Automated eContract establishment supports the agreement phase of the collaboration [19]. The business network model and the proposed service offers to populate the roles in it are processed by an automated contract negotiation infrastructure, which is controlled locally by each collaboration partner. Contracts are based on templates specific to the collaboration model, and the terms of service provision given in service offers form the basis of negotiations. The negotiated eContract includes a model of the business process of the collaboration, as well as the finalized terms of service in the form of accepted service offers.

Monitoring supports the enactment and control phase of the collaboration in particular [20]. It is done by each collaborator to protect local resources, keep track of the progress of the collaboration, and to ensure that partners follow the collaboration model. The business network model and service provision terms set by the negotiated eContract form the specification of correct behavior in the collaboration, which becomes relatively straightforward to monitor.

There are two practical limitations to how powerful monitoring can be made in inter-enterprise collaboration. First, given the autonomy of participants, there can be no all-seeing trusted third party, monitoring all that goes on in the collaboration. Second, monitoring must generally be non-invasive, i.e. it can only observe the messages sent by the technical service, not the internal state of the service.

As a result, business network models must specifically support monitoring by demanding sufficient information to be included in the messages sent between services. If a specific collaboration type requires a notary to act as a witness to specific activities, for example, it must be included as an actor in the business network model, and the model must direct any message traffic in need of observing through the notary actor. The strict separation of policy monitoring and enforcement from the technical service application is a necessity, as the service can participate simultaneously in multiple collaborations with different shared policies. On the other hand, message-based monitoring also avoids the high costs of inserting sensors into the code of legacy applications [49].

Finally, while it is relatively straightforward to monitor for contract and policy compliance, policy-abiding but "suspicious" behavior is more difficult to capture. Anomaly detection solutions suffer from false alarms and therefore would be best used under human supervision [49].

Experience reporting supports the evaluation phase of the collaboration, and connects to the monitoring service during the enactment of the collaboration [36], [38]. Experience reporting forms the core of social control [31] in the open service ecosystem. As contract violations are detected by monitors, they are published to other actors as well: it is important to create a direct reputation impact to privacy and data security violations in order to limit the damage that misbehaving actors can achieve in other collaborations.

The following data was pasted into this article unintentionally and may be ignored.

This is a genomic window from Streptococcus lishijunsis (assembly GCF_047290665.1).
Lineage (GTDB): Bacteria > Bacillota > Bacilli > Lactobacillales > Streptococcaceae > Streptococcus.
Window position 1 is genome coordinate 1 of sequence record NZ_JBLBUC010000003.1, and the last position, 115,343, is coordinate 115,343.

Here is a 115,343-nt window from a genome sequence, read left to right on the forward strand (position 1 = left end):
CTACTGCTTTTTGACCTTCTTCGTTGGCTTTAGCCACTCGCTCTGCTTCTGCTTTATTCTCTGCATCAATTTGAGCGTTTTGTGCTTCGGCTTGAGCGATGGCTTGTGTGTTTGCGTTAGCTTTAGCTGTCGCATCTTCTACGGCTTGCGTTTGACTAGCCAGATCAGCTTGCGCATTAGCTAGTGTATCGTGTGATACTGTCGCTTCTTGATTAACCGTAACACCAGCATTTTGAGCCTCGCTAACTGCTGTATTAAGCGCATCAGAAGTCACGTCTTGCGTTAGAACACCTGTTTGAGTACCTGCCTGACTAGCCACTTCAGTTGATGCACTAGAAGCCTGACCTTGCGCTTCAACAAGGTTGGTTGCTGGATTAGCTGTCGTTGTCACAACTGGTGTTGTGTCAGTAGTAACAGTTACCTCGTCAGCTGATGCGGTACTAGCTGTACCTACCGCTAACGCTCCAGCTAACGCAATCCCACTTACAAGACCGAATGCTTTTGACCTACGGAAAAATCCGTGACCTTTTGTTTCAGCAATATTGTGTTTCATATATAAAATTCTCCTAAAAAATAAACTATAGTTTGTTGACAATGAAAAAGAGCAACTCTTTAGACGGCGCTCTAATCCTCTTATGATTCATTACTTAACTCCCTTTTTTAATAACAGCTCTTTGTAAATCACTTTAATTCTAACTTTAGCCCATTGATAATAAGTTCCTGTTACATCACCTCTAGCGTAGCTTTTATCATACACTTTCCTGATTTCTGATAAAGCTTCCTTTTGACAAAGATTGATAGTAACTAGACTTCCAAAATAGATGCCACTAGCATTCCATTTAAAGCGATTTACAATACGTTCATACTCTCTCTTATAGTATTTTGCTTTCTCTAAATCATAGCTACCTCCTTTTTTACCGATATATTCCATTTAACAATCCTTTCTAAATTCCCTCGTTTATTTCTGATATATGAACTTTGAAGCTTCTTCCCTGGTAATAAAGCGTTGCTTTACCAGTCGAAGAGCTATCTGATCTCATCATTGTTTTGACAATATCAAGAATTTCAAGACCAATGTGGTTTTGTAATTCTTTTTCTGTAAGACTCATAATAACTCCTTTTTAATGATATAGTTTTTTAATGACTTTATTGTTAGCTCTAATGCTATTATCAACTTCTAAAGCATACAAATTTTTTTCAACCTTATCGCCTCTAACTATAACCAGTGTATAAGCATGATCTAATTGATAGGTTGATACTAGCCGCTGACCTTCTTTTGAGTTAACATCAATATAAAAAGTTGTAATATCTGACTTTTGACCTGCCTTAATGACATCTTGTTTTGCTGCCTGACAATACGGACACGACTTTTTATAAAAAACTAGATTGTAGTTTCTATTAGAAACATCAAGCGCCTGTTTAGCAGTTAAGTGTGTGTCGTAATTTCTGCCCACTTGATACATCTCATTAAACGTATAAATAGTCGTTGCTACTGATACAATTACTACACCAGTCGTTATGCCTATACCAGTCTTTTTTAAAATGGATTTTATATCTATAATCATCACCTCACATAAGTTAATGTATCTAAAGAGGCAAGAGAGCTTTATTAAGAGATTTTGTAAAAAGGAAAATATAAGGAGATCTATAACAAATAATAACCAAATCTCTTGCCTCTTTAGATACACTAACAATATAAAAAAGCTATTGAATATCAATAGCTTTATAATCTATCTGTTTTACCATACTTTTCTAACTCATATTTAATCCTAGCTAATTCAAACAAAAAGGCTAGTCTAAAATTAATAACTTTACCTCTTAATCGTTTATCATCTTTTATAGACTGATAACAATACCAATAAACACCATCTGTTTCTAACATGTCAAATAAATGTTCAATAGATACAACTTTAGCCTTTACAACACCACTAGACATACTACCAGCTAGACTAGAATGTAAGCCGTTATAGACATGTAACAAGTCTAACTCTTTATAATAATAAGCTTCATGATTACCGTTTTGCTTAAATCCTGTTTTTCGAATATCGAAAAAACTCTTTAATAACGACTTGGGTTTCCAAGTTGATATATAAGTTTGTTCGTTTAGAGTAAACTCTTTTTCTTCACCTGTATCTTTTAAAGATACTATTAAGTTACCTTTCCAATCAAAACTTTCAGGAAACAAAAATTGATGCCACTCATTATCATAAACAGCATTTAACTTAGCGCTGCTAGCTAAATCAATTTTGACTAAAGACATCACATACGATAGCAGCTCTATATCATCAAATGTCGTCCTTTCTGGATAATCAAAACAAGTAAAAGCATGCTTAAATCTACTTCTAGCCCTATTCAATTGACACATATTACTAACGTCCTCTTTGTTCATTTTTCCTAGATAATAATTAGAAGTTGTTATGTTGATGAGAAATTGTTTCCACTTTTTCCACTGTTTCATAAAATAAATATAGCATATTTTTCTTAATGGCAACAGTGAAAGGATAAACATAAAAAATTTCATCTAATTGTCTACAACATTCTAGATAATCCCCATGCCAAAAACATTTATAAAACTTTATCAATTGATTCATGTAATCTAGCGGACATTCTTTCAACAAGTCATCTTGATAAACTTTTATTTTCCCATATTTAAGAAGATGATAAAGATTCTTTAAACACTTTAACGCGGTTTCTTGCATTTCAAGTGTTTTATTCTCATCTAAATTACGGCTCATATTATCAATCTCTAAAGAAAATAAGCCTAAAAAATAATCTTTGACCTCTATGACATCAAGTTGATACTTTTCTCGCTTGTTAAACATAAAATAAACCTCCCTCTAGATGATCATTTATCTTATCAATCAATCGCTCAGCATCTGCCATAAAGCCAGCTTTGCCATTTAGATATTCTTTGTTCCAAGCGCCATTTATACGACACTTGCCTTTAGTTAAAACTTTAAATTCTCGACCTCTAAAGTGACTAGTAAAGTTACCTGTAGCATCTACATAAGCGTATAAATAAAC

The storage, processing and reporting of globally shared reputation information is a challenging problem, as it requires support for evaluating the credibility of experience reports [37]. False reports do not only affect the targeted service, but also inhibit the other actors´ ability to assess its behavior, reducing the social control impact of reputation [45].

Current approaches to inter-enterprise collaboration differ in the format of the breeding environment where business networks are built up. Most breeding environments (ECOLEAD, CrossWork) are based on strategic network membership, for which partners must be assessed for their trustworthiness. After that, all potential partners are considered trustworthy, the business network model is negotiated with a selected set of partners, and the joint model is expected to guarantee interoperability. Within the trusted breeding environment, the partners authenticate each other through cryptographical certificates or similar security tokens [51], [29], which forms the extent of automated trust management in these systems.

However, gaining membership in the trusted virtual breeding environment is no real guarantee that the enterprise partner will behave well and follow shared norms in the future. Causes for misbehavior are numerous: besides the partner being downright malicious, their service can be buggy, overloaded or subverted by an outside attacker. Participating in multiple collaborations may leave them with conflicts of interest either between collaborations or between a collaboration and local policy, and in the end they may well wish to optimize their resource use by simply bending the contract a little. These are all familiar problems from the brick-and-mortar enterprise tradition, and they will follow us into the ecosystem of modern inter-enterprise collaborations.

The Pilarcos approach reaches further by separation of business network model design and collaboration partnership, dynamic evaluation of conformance to the contract during business network operation, and especially, including distrust of collaboration partners during the collaboration as well.

3 Trust Challenges and Concepts

Above, we have emphasized the importance of decision-making at specific places in the service ecosystem and especially in the collaboration lifecycle. At the enterprise level, the trust decisions hook into business decisions weighing collaboration risks and incentives against each other. For this weighing, we use an asset-aware risk vector, which extends the expressive power of the model beyond what is found in other related models. At the ecosystem level, reputation-based trust decisions have an essential role in keeping the ecosystem scalable, utilizing the same mechanisms as social groups [7].